by Donella Hosten
To reach the vulnerable, marginalised and key populations in Grenada, the Ministry of Health is beginning a pilot programme to provide Rapid Testing for HIV and Syphilis.
According to Dr Francis Martin, Senior Medical Officer at the Ministry of Health, responsible for the National Infectious Diseases Control Unit (NIDCU), Rapid Testing is one of the methods used for testing for the antibodies of HIV.
It is fairly new to the region and provides a person’s results within minutes, as compared to lab testing which usually provides results several days or weeks later.
When asked about the importance of Rapid Testing, Dr Martin noted that “as a region, we are trying to increase the amount of testing that we do. This is also the case nationally, so most persons who are HIV positive will know their status. For this reason, the Rapid Testing has gained prominence.”
The pilot programme, which is expected to be rolled out in a few weeks, will provide the opportunity for persons to get tested from key populations – who may be otherwise hesitant to come forward to testing, due to stigma and discrimination.
“We are piloting a programme to improve Rapid Testing at some sites that are removed from the hospital. As it is now, the labs doing testing are the major ones such as the General Hospital, Spice Isle Imaging and St Augustine’s Medical,” Dr Martin added.
He noted that this centralised testing has not proven to be as effective when it comes to reaching key populations. Hence the decision to decentralise the testing sites and studies have shown that this is the way to go. There will be 3 additional sites, which have not been named as yet.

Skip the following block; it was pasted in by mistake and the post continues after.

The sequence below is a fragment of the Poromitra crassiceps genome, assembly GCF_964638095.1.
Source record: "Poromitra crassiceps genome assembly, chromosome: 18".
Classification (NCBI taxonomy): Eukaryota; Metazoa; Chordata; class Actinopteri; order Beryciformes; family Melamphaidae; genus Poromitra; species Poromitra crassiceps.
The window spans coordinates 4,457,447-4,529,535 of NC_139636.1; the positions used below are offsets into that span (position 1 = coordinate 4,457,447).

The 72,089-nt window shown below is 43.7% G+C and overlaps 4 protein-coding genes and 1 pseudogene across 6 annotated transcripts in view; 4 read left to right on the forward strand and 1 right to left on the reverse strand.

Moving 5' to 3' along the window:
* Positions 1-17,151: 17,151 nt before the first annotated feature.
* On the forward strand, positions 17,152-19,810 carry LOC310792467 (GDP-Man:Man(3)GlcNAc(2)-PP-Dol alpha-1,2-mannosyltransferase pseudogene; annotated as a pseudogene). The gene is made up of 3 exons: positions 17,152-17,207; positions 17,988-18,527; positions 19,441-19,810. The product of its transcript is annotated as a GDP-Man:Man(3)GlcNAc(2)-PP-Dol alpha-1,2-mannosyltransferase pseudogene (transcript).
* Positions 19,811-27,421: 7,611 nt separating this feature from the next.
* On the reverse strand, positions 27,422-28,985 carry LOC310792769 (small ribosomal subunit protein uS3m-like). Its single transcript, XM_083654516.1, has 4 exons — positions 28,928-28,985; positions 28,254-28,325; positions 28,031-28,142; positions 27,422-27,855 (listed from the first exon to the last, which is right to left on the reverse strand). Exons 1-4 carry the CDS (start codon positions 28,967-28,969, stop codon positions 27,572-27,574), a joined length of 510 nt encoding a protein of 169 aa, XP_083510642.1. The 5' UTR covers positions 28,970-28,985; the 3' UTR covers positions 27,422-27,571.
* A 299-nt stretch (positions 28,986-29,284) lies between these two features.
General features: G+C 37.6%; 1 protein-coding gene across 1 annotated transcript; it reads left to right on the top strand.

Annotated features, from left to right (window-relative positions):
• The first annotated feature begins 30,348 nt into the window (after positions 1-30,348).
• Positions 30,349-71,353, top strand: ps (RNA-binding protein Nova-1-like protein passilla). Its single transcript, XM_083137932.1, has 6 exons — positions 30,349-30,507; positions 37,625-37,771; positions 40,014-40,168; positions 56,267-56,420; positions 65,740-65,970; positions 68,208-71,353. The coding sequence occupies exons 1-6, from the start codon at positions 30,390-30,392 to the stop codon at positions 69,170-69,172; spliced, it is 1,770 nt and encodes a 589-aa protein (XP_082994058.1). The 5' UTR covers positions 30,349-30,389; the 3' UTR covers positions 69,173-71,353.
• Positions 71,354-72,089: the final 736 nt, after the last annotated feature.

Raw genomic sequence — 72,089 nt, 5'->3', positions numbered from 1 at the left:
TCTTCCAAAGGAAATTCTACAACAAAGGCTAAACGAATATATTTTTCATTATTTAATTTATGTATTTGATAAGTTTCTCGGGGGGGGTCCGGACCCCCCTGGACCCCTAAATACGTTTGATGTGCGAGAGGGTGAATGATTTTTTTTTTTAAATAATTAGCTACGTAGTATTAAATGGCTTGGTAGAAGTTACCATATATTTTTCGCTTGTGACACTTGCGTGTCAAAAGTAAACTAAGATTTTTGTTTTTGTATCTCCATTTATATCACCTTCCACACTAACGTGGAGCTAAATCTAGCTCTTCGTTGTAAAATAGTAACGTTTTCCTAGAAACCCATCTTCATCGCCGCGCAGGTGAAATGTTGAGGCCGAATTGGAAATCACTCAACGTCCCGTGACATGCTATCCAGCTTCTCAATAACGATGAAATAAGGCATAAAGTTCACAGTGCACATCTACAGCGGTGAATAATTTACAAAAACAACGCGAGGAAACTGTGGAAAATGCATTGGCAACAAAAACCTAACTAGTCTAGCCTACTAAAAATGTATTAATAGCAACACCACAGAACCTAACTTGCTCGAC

As a means of preparing persons to effectively and correctly administer Rapid Tests, workshops have been conducted to train and certify the necessary individuals.
Nurse Jennifer Thomas, a participant from a training workshop held 26 to 29 June, expressed her gratitude for the timeliness of the programme. She said it is important to reach those who are most at risk, including LGBT persons and pregnant women. She believes that stigma and discrimination play a role in persons’ fear of getting tested and knowing their status. “I firmly believe that people are people and must be treated as such.”
The process of validating the Rapid Test kits which will be used in conjunction with the Caribbean Med Labs Foundation has begun, to test HIV and Syphilis together.
Internationally, donor funding is decreasing, and countries are now expected to invest more in their own healthcare. Dr Martin said that fortunately, the current round of support from the Global Fund provides some testing kits, and the Ministry of Health has begun the process of restructuring their funding in order to have more budgetary allocations for HIV response. “In so doing, funding for the HIV rapid tests will be part of that mechanism,” therefore, within a year or so, they should be able to provide their own funding.
NIDCU will also be partnering with organisations such as GrenCHAP and the Grenada Planned Parenthood Association (GPPA) for the programme, and Dr Martin believes that “everybody is going to benefit from this once we start rolling it out.”
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